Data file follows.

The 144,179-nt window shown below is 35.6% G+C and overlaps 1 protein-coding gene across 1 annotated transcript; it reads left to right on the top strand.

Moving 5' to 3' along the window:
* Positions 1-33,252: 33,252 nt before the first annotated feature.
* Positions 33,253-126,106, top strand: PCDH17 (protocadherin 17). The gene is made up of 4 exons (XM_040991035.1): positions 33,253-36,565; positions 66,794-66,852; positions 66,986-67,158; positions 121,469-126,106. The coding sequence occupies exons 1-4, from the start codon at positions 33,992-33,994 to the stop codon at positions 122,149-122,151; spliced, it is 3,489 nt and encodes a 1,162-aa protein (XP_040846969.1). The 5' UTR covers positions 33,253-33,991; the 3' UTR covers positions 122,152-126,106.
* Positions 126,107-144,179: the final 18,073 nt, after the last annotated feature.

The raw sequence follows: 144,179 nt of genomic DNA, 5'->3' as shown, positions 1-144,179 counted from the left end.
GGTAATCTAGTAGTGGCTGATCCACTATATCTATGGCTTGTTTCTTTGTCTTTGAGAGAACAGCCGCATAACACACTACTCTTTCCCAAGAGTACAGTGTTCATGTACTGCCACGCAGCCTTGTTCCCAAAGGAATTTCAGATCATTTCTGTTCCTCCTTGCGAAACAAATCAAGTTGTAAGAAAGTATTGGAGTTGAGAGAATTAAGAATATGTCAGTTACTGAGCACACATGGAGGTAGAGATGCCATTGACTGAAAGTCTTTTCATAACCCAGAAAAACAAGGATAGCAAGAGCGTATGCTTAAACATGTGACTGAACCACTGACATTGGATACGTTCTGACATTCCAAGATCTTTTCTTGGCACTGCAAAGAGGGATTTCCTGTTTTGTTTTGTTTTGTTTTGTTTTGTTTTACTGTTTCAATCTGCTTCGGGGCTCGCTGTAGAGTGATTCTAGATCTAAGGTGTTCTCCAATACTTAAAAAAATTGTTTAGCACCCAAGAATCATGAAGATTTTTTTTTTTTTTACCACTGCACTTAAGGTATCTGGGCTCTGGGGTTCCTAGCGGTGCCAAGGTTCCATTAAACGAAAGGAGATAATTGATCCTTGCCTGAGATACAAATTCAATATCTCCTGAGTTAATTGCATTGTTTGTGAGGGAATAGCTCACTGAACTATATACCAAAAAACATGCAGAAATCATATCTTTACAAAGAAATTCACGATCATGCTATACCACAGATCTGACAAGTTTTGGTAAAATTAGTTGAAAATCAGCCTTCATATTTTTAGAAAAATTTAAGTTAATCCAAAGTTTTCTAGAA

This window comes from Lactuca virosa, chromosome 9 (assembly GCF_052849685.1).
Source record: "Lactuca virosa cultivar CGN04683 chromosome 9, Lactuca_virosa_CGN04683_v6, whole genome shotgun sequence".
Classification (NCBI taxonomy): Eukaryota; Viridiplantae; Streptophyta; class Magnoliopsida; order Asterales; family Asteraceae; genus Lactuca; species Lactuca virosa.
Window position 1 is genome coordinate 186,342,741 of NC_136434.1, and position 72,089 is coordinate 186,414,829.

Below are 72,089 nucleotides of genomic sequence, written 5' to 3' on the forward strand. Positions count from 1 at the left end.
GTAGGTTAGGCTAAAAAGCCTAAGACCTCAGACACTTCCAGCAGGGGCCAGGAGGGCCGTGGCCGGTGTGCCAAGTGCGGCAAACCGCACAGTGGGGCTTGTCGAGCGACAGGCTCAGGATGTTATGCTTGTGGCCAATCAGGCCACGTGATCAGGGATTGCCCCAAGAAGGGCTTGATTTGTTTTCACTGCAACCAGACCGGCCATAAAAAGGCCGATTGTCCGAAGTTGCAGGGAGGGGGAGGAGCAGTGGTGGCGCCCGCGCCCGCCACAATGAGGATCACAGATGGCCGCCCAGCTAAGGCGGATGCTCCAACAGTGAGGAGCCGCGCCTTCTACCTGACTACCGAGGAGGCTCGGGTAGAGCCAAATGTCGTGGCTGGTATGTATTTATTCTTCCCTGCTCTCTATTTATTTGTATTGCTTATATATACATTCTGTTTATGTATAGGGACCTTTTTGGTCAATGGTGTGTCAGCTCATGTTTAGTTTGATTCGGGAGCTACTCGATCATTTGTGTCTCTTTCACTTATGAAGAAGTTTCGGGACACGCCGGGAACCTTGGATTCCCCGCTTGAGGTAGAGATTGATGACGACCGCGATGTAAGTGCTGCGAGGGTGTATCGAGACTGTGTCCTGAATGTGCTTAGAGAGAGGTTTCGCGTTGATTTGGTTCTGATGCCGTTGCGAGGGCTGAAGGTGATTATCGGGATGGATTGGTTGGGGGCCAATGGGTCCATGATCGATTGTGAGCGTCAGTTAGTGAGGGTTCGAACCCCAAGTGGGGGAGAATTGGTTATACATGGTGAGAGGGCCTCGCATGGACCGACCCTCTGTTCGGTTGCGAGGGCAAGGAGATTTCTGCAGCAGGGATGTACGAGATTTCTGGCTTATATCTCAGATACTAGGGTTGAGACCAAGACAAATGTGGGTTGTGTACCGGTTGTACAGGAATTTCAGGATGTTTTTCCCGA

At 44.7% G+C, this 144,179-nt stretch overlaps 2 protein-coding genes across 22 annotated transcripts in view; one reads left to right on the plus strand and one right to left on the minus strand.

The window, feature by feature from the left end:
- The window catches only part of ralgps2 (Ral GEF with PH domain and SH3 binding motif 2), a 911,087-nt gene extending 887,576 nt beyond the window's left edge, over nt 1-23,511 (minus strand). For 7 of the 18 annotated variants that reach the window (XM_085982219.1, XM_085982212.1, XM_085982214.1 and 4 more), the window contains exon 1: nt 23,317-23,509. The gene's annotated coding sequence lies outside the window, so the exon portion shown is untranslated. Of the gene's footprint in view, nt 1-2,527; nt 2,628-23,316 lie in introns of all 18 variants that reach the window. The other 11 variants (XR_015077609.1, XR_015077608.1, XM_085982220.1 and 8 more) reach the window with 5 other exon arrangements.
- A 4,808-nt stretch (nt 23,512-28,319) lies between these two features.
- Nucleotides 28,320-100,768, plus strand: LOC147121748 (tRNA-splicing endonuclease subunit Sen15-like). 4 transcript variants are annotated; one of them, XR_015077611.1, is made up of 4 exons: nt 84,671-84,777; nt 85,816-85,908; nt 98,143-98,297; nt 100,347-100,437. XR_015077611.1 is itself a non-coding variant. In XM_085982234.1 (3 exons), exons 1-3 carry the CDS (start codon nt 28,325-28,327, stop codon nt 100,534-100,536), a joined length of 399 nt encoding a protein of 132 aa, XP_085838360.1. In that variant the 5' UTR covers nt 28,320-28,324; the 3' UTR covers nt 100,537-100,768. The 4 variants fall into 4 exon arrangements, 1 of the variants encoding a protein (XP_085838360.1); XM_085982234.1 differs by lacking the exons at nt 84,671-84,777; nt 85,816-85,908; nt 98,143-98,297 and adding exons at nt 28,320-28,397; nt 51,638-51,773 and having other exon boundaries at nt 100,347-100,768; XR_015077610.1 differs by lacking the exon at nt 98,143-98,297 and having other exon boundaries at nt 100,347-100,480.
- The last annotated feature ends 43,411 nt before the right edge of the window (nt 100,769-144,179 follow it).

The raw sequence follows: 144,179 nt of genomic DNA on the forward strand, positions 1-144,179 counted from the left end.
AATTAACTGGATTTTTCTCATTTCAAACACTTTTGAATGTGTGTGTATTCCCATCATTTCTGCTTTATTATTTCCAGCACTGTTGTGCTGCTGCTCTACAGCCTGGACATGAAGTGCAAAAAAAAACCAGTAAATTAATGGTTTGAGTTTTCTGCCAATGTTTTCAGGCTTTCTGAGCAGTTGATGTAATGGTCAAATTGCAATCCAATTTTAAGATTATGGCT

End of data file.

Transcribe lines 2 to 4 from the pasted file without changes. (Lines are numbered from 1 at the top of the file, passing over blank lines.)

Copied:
Moving 5' to 3' along the window:
* Positions 1-33,252: 33,252 nt before the first annotated feature.
* Positions 33,253-126,106, top strand: PCDH17 (protocadherin 17). The gene is made up of 4 exons (XM_040991035.1): positions 33,253-36,565; positions 66,794-66,852; positions 66,986-67,158; positions 121,469-126,106. The coding sequence occupies exons 1-4, from the start codon at positions 33,992-33,994 to the stop codon at positions 122,149-122,151; spliced, it is 3,489 nt and encodes a 1,162-aa protein (XP_040846969.1). The 5' UTR covers positions 33,253-33,991; the 3' UTR covers positions 122,152-126,106.